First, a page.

2. Geopolitically, the uncertainty of the future of Lukashenko combined with Moscow’s continuous efforts to threaten Ukraine, as well as a very contentious process for the Germans to form a new government, created a perfect storm for Putin. Lukashenko has spoken openly about the long border that his country shares with Ukraine as being a major security issue (another sign that he fears the importation of a colour revolution rather than an attack by NATO). At the same time, any possible space for disorder in the German political environment has always been spoken about as a likely scenario for Moscow to flex its military muscle.

3. The number and size of new weapons, as well as the increased scale of the Zapad exercise suggests that if Moscow decides to move out against its neighbours it will not be a Georgia 2008 or Donbas 2014 scenario (a short thrust to grab one or two small pieces of territory on its border). Instead, it will be a coordinated attack across a broad front with several main offensive thrusts pointed at strategic objectives.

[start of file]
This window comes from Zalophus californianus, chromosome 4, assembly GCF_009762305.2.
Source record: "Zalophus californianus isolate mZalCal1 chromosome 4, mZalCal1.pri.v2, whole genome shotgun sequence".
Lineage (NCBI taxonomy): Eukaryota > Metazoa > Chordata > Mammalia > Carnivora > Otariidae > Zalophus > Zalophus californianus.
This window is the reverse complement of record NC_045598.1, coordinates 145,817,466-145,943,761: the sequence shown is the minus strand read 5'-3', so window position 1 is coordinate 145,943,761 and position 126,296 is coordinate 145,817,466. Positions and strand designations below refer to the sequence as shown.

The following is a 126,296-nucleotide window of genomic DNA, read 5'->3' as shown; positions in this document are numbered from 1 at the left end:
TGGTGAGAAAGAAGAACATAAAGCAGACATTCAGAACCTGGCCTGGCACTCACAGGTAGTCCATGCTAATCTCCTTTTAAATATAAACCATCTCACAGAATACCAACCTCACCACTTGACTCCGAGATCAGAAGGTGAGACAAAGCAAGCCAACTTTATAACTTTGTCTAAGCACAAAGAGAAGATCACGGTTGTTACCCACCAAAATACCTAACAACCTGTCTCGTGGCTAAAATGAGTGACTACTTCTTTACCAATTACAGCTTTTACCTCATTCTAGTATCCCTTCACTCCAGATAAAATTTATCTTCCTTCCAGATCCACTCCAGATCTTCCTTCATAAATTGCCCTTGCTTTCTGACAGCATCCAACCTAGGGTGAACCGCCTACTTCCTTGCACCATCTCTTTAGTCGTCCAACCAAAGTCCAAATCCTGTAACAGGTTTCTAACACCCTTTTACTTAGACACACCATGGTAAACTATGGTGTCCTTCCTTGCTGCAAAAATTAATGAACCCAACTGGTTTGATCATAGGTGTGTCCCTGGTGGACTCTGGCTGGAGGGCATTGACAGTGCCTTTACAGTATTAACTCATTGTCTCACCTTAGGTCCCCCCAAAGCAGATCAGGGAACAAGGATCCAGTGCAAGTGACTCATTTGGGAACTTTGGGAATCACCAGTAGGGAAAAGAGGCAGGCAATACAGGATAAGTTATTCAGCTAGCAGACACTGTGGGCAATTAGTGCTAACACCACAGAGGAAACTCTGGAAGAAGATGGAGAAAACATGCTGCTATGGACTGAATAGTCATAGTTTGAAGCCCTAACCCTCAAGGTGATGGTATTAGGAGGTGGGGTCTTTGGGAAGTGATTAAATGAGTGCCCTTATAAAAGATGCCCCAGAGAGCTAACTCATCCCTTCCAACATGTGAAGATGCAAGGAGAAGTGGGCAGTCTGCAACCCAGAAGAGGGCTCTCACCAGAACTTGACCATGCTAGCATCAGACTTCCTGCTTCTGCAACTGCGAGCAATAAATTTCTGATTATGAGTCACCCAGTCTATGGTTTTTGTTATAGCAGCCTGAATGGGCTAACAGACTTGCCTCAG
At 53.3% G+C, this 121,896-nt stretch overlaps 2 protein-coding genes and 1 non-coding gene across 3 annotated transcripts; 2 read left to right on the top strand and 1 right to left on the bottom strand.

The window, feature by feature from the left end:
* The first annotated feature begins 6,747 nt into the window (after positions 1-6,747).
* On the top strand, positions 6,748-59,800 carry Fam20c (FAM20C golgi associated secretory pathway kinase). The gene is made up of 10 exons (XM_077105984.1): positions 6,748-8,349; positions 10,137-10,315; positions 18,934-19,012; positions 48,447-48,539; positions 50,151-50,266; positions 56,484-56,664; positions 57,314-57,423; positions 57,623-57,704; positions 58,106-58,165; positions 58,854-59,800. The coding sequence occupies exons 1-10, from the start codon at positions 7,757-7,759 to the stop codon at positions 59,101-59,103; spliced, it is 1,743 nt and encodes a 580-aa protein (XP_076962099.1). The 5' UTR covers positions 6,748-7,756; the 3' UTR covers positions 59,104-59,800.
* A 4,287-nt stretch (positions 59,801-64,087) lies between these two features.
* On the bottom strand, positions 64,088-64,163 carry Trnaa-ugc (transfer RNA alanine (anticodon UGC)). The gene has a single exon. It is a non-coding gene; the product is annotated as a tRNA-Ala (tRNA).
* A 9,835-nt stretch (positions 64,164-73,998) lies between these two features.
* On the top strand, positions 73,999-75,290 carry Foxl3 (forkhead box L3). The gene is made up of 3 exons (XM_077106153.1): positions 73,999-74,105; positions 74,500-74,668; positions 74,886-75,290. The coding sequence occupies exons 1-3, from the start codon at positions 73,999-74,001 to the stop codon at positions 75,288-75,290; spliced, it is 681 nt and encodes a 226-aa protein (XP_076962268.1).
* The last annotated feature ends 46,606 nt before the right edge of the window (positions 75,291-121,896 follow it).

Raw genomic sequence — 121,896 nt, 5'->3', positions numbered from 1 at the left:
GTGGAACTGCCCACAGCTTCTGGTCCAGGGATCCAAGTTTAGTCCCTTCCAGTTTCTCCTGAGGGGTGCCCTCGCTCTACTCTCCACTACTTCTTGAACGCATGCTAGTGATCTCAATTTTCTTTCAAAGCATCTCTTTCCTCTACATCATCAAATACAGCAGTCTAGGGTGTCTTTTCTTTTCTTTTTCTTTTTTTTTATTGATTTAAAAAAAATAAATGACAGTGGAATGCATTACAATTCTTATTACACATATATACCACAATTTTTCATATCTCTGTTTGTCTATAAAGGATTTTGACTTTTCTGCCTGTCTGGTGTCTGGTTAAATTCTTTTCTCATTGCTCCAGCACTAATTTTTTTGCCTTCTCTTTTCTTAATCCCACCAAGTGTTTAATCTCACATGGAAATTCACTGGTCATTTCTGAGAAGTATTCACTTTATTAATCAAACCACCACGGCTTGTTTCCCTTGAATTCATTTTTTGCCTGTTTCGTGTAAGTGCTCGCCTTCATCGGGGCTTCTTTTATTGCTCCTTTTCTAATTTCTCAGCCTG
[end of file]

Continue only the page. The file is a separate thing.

4. Russia continues to make increasing use of both unmanned and non-kinetic assets and is perfecting their use in creating disinformation, sewing disorder and disrupting communications (adding layers of confusion to the proverbial “fog of war”). Russian military writings openly discuss the use of unmanned platforms for EW and other cyber-related missions that would have previously been carried out by manned platforms or spetsnaz units operating as infiltrators.

Author: Reuben F. Johnson, Research Fellow at Defence and International Security Programme, Casimir Pulaski Foundation